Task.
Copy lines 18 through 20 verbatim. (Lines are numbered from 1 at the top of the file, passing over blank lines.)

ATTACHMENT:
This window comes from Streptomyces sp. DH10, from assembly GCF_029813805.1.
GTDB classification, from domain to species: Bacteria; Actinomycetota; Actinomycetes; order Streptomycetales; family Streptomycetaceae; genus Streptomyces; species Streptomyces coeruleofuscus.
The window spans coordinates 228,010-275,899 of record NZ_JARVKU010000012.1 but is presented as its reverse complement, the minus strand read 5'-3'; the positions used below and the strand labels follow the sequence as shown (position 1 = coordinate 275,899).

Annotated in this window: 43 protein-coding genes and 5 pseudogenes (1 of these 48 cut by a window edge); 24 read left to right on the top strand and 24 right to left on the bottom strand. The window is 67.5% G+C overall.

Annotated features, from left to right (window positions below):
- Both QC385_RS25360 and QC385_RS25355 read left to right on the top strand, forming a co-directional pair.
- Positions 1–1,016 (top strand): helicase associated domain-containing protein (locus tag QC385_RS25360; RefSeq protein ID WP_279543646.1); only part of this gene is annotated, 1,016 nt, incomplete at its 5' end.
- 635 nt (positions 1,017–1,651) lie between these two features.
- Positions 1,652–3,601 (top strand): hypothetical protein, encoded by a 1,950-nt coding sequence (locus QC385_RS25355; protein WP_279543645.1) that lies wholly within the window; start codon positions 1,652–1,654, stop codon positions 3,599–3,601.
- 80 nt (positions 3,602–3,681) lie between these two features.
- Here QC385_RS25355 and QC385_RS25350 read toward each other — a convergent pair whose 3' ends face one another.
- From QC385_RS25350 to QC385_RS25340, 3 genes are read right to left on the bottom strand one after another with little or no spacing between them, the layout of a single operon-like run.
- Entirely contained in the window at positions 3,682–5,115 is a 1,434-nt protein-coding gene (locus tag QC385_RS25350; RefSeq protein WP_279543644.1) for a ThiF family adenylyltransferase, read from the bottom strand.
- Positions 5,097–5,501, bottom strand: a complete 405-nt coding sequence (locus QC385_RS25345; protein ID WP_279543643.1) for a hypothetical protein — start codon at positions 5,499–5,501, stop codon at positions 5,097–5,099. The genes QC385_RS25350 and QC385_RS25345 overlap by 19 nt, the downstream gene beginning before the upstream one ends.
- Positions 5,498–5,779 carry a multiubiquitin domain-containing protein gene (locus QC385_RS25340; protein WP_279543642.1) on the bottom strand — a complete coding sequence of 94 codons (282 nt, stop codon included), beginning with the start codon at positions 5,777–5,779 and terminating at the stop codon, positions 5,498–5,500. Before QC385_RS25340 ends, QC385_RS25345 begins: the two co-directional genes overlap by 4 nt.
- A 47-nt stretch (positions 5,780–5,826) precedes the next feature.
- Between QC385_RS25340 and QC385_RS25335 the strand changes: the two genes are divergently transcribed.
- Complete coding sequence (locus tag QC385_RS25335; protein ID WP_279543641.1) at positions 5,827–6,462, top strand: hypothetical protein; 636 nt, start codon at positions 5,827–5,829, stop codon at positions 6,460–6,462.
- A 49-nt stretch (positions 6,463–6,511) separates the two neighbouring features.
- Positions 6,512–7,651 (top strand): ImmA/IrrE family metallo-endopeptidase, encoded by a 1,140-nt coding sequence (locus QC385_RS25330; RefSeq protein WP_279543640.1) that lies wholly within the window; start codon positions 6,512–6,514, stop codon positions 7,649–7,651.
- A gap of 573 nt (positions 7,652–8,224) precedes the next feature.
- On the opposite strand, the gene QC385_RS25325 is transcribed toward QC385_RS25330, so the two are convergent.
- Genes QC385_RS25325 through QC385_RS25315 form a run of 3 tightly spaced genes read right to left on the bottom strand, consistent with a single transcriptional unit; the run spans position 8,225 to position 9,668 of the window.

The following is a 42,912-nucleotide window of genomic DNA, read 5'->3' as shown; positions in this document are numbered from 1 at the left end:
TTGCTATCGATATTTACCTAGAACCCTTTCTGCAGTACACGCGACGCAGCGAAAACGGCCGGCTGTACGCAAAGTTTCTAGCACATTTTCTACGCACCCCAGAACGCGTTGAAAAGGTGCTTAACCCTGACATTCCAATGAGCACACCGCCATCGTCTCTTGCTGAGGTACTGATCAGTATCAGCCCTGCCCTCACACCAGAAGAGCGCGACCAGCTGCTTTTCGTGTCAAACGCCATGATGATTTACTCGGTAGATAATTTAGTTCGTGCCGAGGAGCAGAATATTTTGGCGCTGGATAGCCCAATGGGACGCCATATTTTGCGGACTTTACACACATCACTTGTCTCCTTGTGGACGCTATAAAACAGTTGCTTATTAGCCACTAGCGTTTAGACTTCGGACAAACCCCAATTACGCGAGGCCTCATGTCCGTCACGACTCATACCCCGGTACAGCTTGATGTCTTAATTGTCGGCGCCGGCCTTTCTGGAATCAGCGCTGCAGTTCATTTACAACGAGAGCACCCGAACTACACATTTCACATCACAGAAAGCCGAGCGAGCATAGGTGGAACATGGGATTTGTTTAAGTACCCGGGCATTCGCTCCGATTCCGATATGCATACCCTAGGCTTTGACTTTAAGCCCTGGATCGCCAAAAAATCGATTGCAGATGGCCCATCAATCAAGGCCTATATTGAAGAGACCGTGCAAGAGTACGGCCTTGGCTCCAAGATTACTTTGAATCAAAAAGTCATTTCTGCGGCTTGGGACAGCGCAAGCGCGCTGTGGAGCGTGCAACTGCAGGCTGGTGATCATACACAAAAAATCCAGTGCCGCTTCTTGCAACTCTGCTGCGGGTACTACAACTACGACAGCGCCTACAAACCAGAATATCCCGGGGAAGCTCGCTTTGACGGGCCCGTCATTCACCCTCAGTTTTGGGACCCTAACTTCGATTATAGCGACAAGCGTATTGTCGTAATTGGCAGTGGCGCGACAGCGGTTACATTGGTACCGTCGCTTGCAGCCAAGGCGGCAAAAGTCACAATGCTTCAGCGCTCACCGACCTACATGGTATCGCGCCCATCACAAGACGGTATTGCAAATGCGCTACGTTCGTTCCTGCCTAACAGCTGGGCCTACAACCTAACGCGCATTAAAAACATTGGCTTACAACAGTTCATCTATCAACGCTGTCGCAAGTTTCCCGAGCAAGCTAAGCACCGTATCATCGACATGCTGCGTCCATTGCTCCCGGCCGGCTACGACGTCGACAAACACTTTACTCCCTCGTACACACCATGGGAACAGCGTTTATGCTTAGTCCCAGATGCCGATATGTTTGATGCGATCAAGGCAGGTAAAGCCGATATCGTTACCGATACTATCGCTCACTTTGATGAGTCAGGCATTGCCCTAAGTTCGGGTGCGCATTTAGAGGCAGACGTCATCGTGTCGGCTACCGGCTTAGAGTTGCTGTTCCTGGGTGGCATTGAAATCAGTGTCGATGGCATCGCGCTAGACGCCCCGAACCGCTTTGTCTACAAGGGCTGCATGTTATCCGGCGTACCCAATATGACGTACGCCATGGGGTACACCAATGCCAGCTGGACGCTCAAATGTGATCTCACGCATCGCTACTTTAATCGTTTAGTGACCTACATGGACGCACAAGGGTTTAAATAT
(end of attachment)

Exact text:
- Complete coding sequence (locus tag QC385_RS25335; protein ID WP_279543641.1) at positions 5,827–6,462, top strand: hypothetical protein; 636 nt, start codon at positions 5,827–5,829, stop codon at positions 6,460–6,462.
- A 49-nt stretch (positions 6,463–6,511) separates the two neighbouring features.
- Positions 6,512–7,651 (top strand): ImmA/IrrE family metallo-endopeptidase, encoded by a 1,140-nt coding sequence (locus QC385_RS25330; RefSeq protein WP_279543640.1) that lies wholly within the window; start codon positions 6,512–6,514, stop codon positions 7,649–7,651.